• Remember, you’re worth it: “Men feel that they deserve it. Even when they're not qualified for the job, they believe that they're overqualified.” Paula encourages women to possess that same confidence. Keep it objective, not emotional. Figure out what you’re bringing to the table in a concrete sense. “If you're struggling with it, think about it as if you're doing it for a friend. We have no problems fighting for other people.”

  • Track your results: Every week, Paula creates a recap of her accomplishments for the week. She does the same with her manager. “I make sure she knows what I'm working on. It's my responsibility to let my manager know what I'm working on.” 

  • Do your research: “I always do market research. The internet has plenty of information.” She also speaks to people in the industry. She reaches out to people on LinkedIn and asks, “Hi, do you have 15 minutes for us to chat about X, Y, and Z?” She finds that 90% of the time, they'll say yes, because “people love to talk about themselves.”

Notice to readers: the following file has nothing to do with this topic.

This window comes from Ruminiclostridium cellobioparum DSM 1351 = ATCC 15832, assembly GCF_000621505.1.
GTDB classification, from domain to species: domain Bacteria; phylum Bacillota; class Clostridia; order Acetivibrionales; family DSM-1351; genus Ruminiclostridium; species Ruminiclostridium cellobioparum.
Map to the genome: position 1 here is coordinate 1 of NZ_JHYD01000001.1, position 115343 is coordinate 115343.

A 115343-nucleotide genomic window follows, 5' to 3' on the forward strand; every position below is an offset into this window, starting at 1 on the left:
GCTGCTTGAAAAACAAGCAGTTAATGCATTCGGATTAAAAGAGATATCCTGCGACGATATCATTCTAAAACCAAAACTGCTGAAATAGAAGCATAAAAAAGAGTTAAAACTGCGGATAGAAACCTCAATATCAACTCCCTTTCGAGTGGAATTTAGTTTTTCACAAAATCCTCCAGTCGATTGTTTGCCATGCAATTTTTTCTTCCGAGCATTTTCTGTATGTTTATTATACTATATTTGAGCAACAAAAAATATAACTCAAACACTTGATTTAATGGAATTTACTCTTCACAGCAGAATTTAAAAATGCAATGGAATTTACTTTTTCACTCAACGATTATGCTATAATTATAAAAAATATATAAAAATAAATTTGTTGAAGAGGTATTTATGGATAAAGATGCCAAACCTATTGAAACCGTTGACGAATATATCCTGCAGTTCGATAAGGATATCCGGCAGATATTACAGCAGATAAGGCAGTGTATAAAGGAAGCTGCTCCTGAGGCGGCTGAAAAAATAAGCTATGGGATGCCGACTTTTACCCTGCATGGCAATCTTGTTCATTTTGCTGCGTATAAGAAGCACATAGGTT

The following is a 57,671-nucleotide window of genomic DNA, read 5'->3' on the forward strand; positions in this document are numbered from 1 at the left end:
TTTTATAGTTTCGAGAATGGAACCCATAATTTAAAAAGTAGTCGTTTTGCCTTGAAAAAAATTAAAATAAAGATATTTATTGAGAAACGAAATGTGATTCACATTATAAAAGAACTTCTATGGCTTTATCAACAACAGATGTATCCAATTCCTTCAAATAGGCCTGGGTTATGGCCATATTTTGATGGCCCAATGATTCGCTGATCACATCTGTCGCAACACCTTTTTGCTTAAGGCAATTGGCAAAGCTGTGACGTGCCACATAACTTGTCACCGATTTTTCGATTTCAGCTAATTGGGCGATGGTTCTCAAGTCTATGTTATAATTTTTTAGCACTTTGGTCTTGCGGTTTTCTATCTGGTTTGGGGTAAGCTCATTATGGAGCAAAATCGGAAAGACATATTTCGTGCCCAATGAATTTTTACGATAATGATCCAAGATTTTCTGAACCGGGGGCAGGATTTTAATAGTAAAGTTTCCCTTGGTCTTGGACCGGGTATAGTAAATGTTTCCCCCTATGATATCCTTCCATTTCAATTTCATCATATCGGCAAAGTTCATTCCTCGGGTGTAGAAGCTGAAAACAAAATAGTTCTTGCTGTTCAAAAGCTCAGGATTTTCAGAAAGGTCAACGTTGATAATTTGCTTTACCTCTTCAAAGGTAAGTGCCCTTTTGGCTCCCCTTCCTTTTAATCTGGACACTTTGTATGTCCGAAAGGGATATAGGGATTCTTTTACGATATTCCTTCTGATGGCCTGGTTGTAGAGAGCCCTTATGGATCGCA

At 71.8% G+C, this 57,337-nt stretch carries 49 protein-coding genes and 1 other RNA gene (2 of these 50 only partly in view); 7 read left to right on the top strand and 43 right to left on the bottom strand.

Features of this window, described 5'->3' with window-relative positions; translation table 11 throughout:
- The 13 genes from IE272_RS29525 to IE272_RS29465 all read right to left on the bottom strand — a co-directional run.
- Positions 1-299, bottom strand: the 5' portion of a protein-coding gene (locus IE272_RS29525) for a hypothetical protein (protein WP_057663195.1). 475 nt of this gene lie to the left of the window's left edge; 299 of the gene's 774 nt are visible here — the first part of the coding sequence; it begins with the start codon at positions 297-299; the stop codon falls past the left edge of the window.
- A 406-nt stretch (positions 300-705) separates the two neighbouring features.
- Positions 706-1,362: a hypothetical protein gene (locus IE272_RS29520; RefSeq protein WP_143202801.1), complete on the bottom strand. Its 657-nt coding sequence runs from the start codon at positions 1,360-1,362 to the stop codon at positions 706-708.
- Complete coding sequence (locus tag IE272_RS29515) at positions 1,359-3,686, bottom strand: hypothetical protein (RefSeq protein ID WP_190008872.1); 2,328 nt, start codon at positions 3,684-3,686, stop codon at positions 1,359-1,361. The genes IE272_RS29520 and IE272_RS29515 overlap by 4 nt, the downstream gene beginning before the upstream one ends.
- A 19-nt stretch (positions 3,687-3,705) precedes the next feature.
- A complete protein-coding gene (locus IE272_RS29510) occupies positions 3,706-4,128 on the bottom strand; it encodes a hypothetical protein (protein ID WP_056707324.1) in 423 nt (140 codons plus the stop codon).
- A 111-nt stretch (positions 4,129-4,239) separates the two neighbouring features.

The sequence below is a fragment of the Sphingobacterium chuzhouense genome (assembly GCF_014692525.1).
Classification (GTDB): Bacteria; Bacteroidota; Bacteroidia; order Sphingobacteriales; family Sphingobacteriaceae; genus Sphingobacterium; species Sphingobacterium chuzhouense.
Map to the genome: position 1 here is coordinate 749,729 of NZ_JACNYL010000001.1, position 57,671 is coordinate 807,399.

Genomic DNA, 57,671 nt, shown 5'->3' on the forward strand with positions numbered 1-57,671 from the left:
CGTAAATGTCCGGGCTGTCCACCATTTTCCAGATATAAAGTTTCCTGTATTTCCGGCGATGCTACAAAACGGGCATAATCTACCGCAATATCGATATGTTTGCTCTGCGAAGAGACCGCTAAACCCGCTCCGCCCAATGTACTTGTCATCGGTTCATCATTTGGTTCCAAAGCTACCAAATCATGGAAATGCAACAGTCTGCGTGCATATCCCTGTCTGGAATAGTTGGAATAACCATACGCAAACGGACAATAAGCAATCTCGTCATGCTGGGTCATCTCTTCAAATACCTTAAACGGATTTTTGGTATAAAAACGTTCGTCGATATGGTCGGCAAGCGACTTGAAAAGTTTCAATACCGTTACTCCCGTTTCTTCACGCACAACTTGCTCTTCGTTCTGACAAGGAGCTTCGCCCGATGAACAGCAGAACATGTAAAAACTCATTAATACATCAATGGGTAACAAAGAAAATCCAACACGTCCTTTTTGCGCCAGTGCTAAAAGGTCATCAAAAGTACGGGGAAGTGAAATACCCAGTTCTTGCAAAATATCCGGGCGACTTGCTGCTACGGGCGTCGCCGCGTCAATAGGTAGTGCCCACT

It wasn’t always easy, but Paula used these strategies to take control of her career, negotiate the salary she deserved, and fight for herself financially. Ultimately, she was able to reach the financial success that seemed so uncertain when she arrived in the US. Now, she’s a homeowner with a great career, establishing true financial independence and stability.

Paula wants every woman—especially every Black, Latinx, immigrant woman—to learn how to take control of their careers and finances. Only when you have true financial independence you can be truly in control of your life.

The responsibility to be better falls on all of us, from individuals to institutions. We can—and should—be better at helping women, especially women of color, achieve financial literacy and independence.   

More on Women & Wealth:

NEXT ARTICLE

Women & Wealth: Know Your Worth And Fight For It

Smarter lending made simple

Request a Demo